Complaints

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Complaints, in general usage, are expressions of displeasure.

Sourced[edit]

  • Every one must see daily instances of people who complain from a mere habit of complaining.
  • There is an unfortunate disposition in a man to attend much more to the faults of his companions which offend him, than to their perfections which please him.
  • I have noticed this, that when a man is full of the Holy Ghost he is the very last man to be complaining of other people.
    • Dwight L. Moody, reported in Josiah Hotchkiss Gilbert, Dictionary of Burning Words of Brilliant Writers (1895), p. 420.
  • I pity the man who can travel from Dan to Beersheba and cry, 'Tis all barren!
    • Laurence Sterne, A Sentimental Journey Through France and Italy (1768) In the Street, Calais
  • Some people are never content with their lot, let what will happen. Clouds and darkness are over their heads, alike whether it rain or shine. To them every incident is an accident, and every accident a calamity.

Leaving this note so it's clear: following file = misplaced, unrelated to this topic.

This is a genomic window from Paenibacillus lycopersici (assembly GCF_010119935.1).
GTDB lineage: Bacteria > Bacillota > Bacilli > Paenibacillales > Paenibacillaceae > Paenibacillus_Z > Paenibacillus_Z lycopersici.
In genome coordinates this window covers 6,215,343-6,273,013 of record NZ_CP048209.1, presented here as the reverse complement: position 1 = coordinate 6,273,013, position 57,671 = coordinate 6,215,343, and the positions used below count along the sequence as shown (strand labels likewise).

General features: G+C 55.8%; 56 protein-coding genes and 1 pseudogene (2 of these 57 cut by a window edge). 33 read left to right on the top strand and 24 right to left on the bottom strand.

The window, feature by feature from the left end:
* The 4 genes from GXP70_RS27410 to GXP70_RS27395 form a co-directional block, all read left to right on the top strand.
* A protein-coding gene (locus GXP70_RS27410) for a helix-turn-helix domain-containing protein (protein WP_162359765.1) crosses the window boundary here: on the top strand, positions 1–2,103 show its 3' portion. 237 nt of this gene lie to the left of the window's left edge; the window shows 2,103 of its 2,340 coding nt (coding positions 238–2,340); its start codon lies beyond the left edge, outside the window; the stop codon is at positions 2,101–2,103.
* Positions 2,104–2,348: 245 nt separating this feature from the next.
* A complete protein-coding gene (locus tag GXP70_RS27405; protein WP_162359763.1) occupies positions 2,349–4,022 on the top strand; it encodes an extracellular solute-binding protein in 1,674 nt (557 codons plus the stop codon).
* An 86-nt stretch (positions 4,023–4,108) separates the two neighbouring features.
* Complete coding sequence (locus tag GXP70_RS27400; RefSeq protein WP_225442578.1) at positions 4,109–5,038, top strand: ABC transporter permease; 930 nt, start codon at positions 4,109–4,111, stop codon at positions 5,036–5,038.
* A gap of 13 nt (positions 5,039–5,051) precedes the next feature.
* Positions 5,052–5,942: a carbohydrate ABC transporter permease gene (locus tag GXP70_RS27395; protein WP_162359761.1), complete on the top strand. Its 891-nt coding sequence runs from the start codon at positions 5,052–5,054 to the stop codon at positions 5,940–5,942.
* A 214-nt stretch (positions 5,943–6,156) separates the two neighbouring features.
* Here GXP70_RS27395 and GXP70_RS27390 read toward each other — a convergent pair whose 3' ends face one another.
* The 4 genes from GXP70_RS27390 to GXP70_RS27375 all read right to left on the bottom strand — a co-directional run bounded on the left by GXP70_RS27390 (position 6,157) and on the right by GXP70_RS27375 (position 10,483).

• Charles Spurgeon, reported in Josiah Hotchkiss Gilbert, Dictionary of Burning Words of Brilliant Writers (1895), p. 420.
  • From mad dogs and grumbling professors may we all be delivered, and may we never take the complaint from either of them.
    • Charles Spurgeon, reported in Josiah Hotchkiss Gilbert, Dictionary of Burning Words of Brilliant Writers (1895), p. 421.
  • Nothing is easier than fault-finding. No talent, no self-denial, no brains, no character, is required to set up in the grumbling business. But those that are moved by a genuine desire to do good have little time for murmuring or complaint.
    • Robert West, reported in Josiah Hotchkiss Gilbert, Dictionary of Burning Words of Brilliant Writers (1895), p. 420.

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